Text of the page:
In the February 2017 forecast, Minnesota Management & Budget and the State Council of Economic Advisors warned of potential downside risk to the state budget resulting from changes in federal policy. Earlier this month, one of these threats came into sharper focus, as conservatives in Washington unveiled the American Health Care Act (AHCA).
According to a preliminary assessment from the Minnesota Department of Human Services (DHS), the AHCA would translate in billions of lost federal dollars to the State of Minnesota, and the loss of or significant cuts to health care coverage for over one million Minnesotans. The setback dealt to the AHCA last week in Congress does not mean an end of conservative health care initiatives or the threats they pose to state finances. All the more reason for Minnesotans to be wary of huge tax cuts that could undermine future state fiscal solvency.
The AHCA would repeal the Affordable Care Act (ACA), which was enacted in 2010, and reduce federal support across the entire Medicaid program. According to DHS, the replacement of the ACA with the AHCA would have a detrimental impact on the financing of public health care programs in Minnesota:
First, the AHCA significantly reduces federal spending on Medicaid by establishing per capita caps (i.e., capping the amount of funding per enrollee). Second, the bill ends the enhanced federal funds now available to help states cover adults who are eligible for the Medicaid expansion. And third, it eliminates federal funding for MinnesotaCare.
The impact of AHCA on Minnesota’s Medicaid and MinnesotaCare programs would begin on January 1, 2020—half way through Minnesota’s 2020 fiscal year. By the end of the FY 2020-21 biennium (June 30, 2021), the state would lose $2.5 billion in federal funding, according to DHS estimates. State loses under the AHCA would quickly escalate over the course of the next decade, reaching $10.4 billion by the FY 2029-30 biennium. According to DHS projections, the cumulative ten-year loss of funding for Minnesota under the AHCA would be nearly $35 billion by FY 2030.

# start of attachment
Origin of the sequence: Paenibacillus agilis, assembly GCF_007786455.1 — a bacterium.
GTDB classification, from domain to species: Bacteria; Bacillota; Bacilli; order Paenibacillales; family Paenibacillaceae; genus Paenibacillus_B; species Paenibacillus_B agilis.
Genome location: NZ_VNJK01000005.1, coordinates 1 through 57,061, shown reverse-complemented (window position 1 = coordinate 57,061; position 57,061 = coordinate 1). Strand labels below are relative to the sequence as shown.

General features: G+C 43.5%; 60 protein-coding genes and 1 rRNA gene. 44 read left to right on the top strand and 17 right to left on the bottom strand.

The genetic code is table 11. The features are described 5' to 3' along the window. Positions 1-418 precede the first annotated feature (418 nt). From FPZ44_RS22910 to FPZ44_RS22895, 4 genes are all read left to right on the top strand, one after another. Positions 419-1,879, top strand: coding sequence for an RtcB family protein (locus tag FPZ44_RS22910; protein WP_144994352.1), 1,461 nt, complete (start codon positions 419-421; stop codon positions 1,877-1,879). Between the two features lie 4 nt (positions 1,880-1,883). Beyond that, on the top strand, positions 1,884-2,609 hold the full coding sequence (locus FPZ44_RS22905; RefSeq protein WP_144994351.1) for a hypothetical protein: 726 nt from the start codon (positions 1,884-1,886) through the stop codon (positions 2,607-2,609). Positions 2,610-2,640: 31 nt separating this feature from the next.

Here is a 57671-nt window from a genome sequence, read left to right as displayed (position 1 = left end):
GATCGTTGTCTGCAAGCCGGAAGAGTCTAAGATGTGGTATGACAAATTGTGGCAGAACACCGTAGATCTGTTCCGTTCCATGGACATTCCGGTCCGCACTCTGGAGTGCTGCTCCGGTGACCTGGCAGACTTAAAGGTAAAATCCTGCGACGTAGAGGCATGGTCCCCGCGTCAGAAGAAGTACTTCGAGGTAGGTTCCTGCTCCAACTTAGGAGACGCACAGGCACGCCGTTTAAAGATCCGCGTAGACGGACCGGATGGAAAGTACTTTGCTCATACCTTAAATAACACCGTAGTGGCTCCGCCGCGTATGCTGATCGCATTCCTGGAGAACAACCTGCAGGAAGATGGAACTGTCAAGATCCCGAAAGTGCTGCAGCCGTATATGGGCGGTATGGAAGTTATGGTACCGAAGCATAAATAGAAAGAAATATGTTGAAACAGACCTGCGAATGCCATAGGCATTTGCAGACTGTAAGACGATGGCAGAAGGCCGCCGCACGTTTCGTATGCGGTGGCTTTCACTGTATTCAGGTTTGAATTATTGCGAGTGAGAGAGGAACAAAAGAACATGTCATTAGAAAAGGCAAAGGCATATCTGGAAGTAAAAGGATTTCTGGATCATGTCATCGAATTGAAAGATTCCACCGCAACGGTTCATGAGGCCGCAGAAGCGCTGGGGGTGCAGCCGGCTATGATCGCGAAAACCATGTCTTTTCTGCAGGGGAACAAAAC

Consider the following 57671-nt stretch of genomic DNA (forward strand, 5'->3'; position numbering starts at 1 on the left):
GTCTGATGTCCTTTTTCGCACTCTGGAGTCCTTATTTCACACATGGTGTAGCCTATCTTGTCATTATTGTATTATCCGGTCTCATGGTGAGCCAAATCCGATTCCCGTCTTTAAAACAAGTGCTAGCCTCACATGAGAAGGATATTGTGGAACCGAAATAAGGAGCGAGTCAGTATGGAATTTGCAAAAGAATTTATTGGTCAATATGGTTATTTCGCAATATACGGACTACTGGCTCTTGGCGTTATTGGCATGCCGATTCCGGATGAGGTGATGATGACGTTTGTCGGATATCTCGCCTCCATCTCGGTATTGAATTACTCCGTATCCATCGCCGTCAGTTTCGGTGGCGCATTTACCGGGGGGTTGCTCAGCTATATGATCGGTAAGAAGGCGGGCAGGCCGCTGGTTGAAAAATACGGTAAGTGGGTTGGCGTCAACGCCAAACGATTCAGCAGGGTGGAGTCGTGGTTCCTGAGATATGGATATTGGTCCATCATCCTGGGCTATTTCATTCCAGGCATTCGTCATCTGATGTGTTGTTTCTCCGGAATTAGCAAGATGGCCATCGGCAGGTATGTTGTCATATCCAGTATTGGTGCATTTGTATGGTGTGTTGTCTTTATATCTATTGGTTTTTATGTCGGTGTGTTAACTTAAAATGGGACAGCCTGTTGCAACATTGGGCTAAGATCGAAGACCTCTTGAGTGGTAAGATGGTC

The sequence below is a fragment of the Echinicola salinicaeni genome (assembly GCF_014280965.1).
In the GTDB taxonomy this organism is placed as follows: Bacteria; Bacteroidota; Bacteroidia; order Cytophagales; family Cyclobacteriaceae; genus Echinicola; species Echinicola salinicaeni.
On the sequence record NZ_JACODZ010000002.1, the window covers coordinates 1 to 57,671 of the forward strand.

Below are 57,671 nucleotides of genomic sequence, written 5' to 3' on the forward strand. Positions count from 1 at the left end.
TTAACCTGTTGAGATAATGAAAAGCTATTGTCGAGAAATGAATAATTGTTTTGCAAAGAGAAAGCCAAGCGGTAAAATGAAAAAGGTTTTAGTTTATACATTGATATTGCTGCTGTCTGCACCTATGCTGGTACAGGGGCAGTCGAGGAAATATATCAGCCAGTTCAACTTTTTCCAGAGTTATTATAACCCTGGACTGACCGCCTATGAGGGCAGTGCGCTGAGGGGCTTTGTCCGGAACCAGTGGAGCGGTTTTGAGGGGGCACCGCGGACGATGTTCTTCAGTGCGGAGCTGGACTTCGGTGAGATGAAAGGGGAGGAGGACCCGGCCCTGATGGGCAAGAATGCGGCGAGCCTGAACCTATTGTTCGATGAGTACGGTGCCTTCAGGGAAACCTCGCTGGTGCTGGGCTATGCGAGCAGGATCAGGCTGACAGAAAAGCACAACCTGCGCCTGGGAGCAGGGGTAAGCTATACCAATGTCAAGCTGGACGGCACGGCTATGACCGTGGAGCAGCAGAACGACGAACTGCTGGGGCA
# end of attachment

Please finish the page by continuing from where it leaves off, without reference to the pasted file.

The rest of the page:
The share of Minnesota public health care costs borne by the federal government would shift dramatically over time under the AHCA, according to DHS estimates. In 2016, 41.8 percent of the cost of these programs were borne by the state, while 58.2 were borne by the federal government. By 2030, the state share would increase to 65.4 percent, while the federal share would drop to 34.6 percent, assuming enactment of the AHCA.
To add insult to injury, DHS finds that Minnesota would fare worse than most over states under the AHCA in terms of federal funding losses:
Federal funding cuts under the caps will not account for any program savings or efficiencies that Minnesota has produced and from which the federal government has benefited over the last several years. This punishes our state for being an early innovator, implementing reforms that have saved money and lowered rates. Minnesota has created efficiencies through efforts to reform care delivery and purchasing, streamline the program and change how we deliver long‐term care so people can remain living in their homes while they receive community‐based health care. Minnesota has accomplished this all while ensuring a comprehensive coverage continuum.
According to the DHS analysis, the loss of federal funding would likely be borne by patients in terms of lost coverage and increased co-pays and deductibles, or the loss of services, and by private market consumers and employers through higher premiums. In addition, providers would likely see reduced reimbursements and increased uncompensated care costs, while Minnesota counties would likely be hit by reductions in federal funding for a variety of Medicaid services, which could ultimately translate into higher property taxes.
While the most vulnerable Minnesotans would losing health care coverage or access to vital services and consumers and employers would see higher premiums under the AHCA, a Congressional Budget Office analysis indicates that high income households and corporations would benefit from repeal of several taxes associated with the ACA, including “an increase in the Hospital Insurance payroll tax rate for high-income taxpayers, a surtax on those taxpayers’ net investment income, and annual fees imposed on health insurers.”
Given conservative antipathy to the ACA, the setback dealt to the AHCA last week does not mean other legislation will not eventually be bought forward. In order to appease the far-right congressional conservatives who blocked passage of the AHCA last week on the grounds that it maintained too many of the features of the ACA, future measures could be even more draconian in terms of their impact on states’ budgets.